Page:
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How to wire theese motors? Answered

Hello guys lately ive been saving motors and parts from broken vhs dvds printers n stuff.
i know how to use permanent magnet motors but sometimes they come with some different kind of motors that have 3 4 5 or even 6 pins coming out such as hdd motors ,vhs heads, dvd spinner motors, and motors from printers.... my knowledge in electronics is kind of mid-low im guessing
well the thing is that id really like to learn how to use wire them up so i can give em some use

Thanks for ur explanations btw excuse my bad english its just not my first language


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10 years ago

Good question!

Depending on the motor it can be vastly different. Lots of motors in electronics which require precise, predictable motion are either stepper motors, or multi-phase brushless motors.

The way to drive a boring old 'dc' brushed motor is just that -- the power comes in and the complex task of reversing the polarity as the rotor revolves is handled by the brushes and commutator. In a brushless motor, you have...no brushes, so all the switching has to be done by the driver circuitry -- no DC here :)

Further different - a brushless motor is 'like' a stepper in that it requires specific pulsed (or alernating) current applied to the coils, which are directly wired to the output pins.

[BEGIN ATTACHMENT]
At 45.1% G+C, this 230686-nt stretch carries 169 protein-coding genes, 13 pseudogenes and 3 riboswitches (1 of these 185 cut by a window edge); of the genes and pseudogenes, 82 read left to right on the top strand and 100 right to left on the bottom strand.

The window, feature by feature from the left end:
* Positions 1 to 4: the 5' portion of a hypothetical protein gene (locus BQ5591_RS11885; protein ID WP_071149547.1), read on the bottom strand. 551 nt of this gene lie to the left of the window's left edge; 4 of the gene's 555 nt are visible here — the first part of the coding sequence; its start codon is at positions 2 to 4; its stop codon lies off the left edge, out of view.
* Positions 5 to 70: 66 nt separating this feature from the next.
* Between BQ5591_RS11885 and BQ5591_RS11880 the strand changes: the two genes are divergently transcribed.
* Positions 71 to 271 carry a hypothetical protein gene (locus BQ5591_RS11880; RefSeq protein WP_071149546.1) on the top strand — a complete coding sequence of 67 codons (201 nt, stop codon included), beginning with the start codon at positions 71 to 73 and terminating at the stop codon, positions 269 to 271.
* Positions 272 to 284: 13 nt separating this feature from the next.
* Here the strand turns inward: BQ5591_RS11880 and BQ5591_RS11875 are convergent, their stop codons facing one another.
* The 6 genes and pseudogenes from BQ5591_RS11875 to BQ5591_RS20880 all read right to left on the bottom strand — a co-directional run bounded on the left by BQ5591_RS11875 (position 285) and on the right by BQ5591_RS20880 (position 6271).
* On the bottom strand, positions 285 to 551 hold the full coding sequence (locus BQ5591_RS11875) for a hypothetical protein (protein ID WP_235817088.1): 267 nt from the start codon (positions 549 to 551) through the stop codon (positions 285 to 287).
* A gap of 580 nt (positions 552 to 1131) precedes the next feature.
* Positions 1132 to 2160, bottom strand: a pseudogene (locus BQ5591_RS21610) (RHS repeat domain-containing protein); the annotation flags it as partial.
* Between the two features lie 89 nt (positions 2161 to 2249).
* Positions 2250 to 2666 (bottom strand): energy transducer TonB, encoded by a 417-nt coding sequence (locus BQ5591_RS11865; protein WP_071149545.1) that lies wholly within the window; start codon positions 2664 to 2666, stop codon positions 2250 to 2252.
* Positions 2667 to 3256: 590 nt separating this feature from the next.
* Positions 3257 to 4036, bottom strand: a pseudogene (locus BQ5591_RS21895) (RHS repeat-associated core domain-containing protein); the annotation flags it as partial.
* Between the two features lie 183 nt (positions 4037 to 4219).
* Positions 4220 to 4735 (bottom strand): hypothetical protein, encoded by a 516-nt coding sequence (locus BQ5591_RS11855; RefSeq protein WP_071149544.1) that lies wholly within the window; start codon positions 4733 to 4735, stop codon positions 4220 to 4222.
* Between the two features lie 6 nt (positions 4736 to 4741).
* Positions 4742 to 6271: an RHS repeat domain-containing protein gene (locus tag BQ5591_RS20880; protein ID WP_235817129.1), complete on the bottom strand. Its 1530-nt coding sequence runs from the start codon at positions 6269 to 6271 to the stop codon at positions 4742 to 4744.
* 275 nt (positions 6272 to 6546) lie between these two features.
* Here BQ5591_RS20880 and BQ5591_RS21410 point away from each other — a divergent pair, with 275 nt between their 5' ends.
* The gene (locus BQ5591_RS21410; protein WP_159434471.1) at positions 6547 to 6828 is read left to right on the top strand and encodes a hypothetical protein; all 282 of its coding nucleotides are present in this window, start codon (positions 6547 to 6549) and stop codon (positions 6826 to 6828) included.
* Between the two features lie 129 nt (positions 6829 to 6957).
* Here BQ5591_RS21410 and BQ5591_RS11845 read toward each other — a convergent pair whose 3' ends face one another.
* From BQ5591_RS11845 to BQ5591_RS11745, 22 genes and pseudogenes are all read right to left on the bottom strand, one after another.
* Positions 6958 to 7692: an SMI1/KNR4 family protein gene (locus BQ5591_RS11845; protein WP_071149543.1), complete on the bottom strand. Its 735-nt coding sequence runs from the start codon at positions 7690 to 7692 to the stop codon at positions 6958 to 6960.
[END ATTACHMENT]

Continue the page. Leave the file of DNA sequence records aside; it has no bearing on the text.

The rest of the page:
Problem is: It's a complex process since each motor is different. Steppers TEND to have 4-8 wires, where brushless motors TEND to have 3 (plus wires to sense rotor location sometimes) (not written in stone, ymmv).

Brushless Motors - precise speed, not precise distance:
how it works: http://www.howstuffworks.com/brushless-motor.htm
diy circuit: http://hackaday.com/2010/11/26/arduino-electronic-speed-control-explained/
One thing this is missing is the Electronic Speed Controller (ESC) needs to sense the position of the rotor either through hard fixed sensors, or by listening to the third 'disconnected' wire during the pulse on the other 2 to determine the timing to flip to the next set of wires.

Stepper Motors: Precise location and speed, generally less overall speed compared to a brushed motor.
All about it http://en.wikipedia.org/wiki/Stepper_motor
https://www.instructables.com/pages/search/search.jsp?cx=partner-pub-1783560022203827%3Anpr2q7v5m6t&cof=FORID%3A11&ie=ISO-8859-1&q=stepper+motor ---drivers and circuits.